Key Stage 4
What will students learn?
Students will learn to use a variety of drawing, painting and computer-aided techniques to enable them to design and produce graphics for posters, fashion items, illustrations (including cartoons and animation), games, packaging and display units. They will learn how to gather research effectively, including looking at the work of other designers and artists during at least one organised trip in Year 10.
How will students be taught?
Students will be taught through at least three practical coursework projects across Years 10 and 11 (students choose only the best two to enter for the GCSE). Students will use industry-standard computer graphics software and printers (including one of only two printers in the school capable of printing larger than A3) in a room fully dedicated to and equipped for graphic art.
How will students be assessed?
This qualification consists of two parts:
Part one is worth 60% of the GCSE and consists of at least two practical projects set and marked by the teacher, both of which include sketchbook work and a practical finished outcome such as cinema promotional items, cereal packet or t-shirt etc.
The second part is a controlled assessment project set by the exam board and is worth 40% of the GCSE. Students will have a choice of projects and produce the work as if it were a normal coursework project. There is no written examination, just a supervised time of 10 hours to make the final piece in the classroom.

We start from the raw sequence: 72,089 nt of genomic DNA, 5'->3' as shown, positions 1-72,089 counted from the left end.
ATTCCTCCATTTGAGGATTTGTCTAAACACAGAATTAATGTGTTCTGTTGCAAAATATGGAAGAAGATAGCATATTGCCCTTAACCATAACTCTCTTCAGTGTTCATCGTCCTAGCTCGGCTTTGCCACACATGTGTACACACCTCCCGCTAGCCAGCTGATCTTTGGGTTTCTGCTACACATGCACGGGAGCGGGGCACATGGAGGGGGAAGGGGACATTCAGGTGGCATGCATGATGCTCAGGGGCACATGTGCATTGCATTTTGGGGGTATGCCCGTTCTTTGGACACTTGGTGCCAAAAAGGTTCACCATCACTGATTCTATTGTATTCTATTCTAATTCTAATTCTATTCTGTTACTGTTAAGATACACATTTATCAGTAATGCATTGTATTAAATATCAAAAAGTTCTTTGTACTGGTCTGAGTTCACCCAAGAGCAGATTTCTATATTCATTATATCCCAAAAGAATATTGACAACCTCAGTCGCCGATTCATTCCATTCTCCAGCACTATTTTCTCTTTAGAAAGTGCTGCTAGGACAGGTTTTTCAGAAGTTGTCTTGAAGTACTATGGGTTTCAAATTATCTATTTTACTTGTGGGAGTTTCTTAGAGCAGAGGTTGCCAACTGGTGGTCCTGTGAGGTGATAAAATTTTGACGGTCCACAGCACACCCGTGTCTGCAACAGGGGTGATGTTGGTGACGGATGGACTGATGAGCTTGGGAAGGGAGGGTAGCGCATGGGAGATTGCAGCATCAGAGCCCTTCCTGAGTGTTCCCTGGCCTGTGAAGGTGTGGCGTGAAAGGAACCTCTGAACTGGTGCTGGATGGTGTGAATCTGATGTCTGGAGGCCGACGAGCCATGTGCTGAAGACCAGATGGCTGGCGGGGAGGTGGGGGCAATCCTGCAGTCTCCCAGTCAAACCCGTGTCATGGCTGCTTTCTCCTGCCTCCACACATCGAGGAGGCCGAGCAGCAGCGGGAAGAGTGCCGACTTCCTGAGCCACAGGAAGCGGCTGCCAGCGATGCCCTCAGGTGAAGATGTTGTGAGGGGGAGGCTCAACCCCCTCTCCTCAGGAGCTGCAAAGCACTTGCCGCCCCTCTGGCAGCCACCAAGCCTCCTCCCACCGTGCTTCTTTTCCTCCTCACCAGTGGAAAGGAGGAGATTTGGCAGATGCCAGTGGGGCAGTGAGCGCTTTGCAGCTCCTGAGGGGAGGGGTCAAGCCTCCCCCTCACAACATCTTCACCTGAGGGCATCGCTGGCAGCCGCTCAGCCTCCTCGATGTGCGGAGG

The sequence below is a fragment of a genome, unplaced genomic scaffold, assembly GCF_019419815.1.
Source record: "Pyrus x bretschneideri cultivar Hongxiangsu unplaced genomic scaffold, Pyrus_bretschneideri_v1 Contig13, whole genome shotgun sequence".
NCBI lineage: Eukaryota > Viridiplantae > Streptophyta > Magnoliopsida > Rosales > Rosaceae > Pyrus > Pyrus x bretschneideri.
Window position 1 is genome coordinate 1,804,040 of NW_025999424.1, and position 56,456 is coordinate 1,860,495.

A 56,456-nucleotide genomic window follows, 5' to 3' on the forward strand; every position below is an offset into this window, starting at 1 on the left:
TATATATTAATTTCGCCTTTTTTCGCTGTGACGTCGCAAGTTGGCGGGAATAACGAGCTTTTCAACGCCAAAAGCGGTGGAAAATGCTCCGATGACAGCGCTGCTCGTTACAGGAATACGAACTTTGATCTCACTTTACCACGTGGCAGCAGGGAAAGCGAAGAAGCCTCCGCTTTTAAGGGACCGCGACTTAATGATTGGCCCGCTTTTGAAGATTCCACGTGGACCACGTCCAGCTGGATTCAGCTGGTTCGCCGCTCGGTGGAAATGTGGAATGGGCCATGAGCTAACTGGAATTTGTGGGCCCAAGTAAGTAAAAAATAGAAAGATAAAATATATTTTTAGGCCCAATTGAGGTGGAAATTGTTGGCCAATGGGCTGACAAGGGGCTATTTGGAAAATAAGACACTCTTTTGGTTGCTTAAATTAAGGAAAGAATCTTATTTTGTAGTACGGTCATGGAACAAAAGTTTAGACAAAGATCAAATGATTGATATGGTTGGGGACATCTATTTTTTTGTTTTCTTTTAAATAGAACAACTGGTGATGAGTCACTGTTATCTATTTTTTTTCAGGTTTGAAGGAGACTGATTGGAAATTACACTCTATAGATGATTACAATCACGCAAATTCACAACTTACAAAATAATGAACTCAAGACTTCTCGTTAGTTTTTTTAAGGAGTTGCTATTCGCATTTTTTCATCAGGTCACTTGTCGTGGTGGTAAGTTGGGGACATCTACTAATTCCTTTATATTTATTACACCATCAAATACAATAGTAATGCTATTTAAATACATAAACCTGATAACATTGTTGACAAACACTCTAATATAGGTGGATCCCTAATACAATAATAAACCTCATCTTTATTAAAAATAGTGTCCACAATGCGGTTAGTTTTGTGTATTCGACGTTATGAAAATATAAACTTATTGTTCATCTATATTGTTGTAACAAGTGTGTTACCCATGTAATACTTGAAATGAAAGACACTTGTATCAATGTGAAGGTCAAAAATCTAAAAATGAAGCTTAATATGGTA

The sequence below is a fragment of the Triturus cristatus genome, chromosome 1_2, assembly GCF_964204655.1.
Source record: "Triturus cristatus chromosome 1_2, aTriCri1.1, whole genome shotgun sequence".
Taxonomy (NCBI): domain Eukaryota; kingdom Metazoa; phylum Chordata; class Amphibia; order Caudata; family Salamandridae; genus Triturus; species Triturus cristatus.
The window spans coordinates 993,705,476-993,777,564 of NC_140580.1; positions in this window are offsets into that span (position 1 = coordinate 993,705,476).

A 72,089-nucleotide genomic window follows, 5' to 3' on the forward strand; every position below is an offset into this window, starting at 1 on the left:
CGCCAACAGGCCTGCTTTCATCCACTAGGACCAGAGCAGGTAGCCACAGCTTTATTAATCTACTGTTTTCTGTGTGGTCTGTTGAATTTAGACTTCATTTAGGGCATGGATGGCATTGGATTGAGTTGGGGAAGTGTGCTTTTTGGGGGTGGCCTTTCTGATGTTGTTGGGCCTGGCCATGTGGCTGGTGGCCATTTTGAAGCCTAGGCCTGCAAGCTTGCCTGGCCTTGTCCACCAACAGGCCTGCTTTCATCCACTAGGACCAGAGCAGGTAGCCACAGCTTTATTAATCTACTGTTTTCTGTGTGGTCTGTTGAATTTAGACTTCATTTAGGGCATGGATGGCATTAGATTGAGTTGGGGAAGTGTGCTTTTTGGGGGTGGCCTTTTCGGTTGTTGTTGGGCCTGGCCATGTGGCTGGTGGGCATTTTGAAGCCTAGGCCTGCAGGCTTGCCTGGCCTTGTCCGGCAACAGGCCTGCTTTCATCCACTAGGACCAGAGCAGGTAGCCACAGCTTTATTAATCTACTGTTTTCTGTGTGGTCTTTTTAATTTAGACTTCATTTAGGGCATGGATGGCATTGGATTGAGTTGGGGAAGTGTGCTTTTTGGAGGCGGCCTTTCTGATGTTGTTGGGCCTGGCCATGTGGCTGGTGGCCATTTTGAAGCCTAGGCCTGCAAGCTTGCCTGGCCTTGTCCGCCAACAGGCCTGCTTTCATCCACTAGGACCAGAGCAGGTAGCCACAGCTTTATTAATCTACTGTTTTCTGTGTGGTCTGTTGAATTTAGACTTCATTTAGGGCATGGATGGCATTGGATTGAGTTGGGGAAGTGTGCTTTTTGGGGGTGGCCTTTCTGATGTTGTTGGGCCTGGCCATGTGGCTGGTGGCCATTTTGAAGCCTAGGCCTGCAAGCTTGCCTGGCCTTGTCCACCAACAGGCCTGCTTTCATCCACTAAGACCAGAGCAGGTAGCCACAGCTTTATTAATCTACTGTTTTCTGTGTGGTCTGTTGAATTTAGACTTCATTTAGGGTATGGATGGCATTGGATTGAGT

Examination board & course type
AQA – GCSE Art & Design – Graphic Communication (8203)
What can studying this subject lead to?
GCSE Grade 6 in Graphics, Resistant Materials or a visual art subject is required for entry into A level Graphic Design. GCSE Grade 6 in Graphics, Resistant Materials or Electronics is required for entry into A level Product Design.
Many students who have studied this route have gone on to careers in graphic design, packaging design, fashion design, interior design and animation.
As well as a GCSE grade, students will also leave the course with a portfolio of design evidence and a practical piece of work that can be shown to future employers and educational institutes to help demonstrate the student’s designing, practical skills and potential for the future.
A subject specific guide featuring key content, recommended resources and the specifications we cover in that particular subject can be downloaded below:
Teacher to contact for further information
Mr M Gaffney